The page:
Cancers (Basel) 12 (4) 923 [2020-04-10; online 2020-04-10]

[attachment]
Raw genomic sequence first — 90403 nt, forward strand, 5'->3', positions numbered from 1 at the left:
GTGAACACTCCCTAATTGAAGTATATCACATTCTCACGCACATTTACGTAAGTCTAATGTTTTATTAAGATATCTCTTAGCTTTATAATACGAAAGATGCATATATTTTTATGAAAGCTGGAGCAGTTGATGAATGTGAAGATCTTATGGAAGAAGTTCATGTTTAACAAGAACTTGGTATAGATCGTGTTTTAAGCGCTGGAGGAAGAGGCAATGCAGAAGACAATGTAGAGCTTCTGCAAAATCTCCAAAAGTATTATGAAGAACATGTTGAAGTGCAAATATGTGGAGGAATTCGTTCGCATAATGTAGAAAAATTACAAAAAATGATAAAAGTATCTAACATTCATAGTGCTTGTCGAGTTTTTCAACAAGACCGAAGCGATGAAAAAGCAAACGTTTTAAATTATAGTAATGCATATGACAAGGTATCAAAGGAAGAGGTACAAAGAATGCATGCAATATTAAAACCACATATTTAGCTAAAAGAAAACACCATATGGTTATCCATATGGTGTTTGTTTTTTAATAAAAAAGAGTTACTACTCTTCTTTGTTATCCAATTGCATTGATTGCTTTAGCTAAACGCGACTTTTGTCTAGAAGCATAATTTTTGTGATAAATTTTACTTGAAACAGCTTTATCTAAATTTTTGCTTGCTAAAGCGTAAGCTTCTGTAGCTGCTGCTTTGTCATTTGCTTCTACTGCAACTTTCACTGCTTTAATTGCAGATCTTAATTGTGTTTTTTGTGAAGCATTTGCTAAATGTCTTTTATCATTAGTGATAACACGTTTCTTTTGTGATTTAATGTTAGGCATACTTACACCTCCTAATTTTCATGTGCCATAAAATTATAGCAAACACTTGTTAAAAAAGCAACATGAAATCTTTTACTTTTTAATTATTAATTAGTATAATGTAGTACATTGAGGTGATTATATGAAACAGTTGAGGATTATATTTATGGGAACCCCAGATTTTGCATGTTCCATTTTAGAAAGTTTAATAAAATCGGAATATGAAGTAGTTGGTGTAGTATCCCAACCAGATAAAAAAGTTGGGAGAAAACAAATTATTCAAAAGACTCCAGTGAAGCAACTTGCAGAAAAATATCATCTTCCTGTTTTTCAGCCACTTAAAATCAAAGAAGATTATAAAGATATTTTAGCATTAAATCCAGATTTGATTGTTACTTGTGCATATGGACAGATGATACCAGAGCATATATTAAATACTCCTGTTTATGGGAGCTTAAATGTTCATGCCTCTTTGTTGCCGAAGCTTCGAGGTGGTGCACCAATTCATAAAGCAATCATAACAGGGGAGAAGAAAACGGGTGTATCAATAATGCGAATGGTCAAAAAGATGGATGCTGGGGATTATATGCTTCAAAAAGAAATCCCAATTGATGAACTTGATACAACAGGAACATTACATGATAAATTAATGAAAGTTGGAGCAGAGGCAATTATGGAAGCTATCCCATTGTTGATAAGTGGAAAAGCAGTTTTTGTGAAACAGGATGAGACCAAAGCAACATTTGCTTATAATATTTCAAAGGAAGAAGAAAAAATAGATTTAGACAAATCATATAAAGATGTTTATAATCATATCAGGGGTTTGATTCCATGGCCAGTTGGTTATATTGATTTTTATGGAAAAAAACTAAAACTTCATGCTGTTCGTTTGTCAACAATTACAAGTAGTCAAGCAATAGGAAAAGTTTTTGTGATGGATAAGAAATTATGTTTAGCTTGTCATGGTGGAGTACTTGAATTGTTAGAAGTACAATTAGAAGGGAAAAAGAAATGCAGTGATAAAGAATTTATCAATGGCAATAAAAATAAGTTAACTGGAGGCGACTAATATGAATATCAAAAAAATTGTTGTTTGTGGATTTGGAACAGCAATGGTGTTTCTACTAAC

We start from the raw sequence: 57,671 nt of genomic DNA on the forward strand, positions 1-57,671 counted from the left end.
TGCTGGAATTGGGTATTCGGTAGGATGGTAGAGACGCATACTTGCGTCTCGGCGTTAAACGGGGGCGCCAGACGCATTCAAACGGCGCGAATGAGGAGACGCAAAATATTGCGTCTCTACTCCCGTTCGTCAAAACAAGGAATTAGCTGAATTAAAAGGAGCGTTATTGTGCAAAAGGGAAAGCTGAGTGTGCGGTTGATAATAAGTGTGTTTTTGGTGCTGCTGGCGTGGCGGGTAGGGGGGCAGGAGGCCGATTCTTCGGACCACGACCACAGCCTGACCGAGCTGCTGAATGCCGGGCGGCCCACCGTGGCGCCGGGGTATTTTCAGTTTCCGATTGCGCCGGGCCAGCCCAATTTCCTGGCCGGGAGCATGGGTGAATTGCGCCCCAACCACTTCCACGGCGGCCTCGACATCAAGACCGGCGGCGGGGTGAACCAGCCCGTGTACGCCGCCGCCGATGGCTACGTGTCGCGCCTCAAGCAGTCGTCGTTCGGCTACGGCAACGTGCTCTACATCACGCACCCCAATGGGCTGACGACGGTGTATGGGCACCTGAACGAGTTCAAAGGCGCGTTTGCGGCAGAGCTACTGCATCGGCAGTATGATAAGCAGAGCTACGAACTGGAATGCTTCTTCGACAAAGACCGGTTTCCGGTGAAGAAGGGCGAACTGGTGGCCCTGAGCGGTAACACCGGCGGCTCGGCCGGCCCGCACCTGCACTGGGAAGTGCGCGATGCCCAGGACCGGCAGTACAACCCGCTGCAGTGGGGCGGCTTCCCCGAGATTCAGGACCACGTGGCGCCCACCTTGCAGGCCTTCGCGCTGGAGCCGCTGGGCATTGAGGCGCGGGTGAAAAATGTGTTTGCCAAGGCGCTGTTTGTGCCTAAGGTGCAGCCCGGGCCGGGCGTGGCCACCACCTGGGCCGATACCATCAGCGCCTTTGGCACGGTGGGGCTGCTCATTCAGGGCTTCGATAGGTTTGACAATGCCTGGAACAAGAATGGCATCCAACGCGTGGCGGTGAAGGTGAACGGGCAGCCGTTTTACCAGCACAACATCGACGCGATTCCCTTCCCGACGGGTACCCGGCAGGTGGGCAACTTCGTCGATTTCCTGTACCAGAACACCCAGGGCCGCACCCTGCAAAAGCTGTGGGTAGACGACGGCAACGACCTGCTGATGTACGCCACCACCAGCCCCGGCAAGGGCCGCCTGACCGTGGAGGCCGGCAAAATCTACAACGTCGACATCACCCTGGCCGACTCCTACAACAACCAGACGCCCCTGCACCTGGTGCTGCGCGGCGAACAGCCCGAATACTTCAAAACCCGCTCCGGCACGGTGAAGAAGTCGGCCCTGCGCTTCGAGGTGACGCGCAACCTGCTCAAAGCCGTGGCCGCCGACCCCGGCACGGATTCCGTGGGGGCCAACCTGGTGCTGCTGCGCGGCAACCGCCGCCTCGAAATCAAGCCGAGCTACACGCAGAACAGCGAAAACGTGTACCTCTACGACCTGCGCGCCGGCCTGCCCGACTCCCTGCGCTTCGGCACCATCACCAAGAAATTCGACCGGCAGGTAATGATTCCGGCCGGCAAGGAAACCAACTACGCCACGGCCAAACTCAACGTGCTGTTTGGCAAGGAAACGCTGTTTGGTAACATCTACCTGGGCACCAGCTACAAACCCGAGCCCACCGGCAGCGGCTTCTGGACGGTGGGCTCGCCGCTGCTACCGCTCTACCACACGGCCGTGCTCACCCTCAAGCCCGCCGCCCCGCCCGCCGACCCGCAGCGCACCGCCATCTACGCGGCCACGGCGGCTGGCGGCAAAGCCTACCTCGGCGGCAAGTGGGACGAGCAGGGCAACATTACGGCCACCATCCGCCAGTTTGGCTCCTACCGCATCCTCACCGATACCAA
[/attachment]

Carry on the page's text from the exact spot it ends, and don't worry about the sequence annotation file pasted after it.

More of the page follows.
Colorectal cancer (CRC) is a heterogeneous disease, with varying clinical presentations and patient prognosis. Different molecular subgroups of CRC should be treated differently and therefore, must be better characterized. Organoid culture has recently been suggested as a good model to reflect the heterogeneous nature of CRC. However, organoid cultures cannot be established from all CRC tumors. The study examines which CRC tumors are more likely to generate organoids and thus benefit from ex vivo organoid drug testing. Long-term organoid cultures from 22 out of 40 CRC tumor specimens were established. It was found that organoid cultures were more difficult to establish from tumors characterized as microsatellite instable (MSI), BRAF-mutated, poorly differentiated and/or of a mucinous type. This suggests that patients with such tumors are less likely to benefit from ex vivo organoid drug testing, but it may also suggest biological difference in tumor growth. RNA sequencing analysis of tumor sections revealed that the in vivo maintenance of these non-organoid-forming tumors depends on factors related to inflammation and pathogen exposure. Furthermore, using TCGA data we could show a trend towards a worse prognosis for patients with organoid-forming tumors, suggesting also clinical differences. Results suggest that organoids are more difficult to establish from tumors characterized as MSI, BRAF-mutated, poorly differentiated and/or of a mucinous type. We further suggest that the maintenance of cell growth of these tumors in vivo may be promoted by immune-related factors and other stromal components within the tumor microenvironment.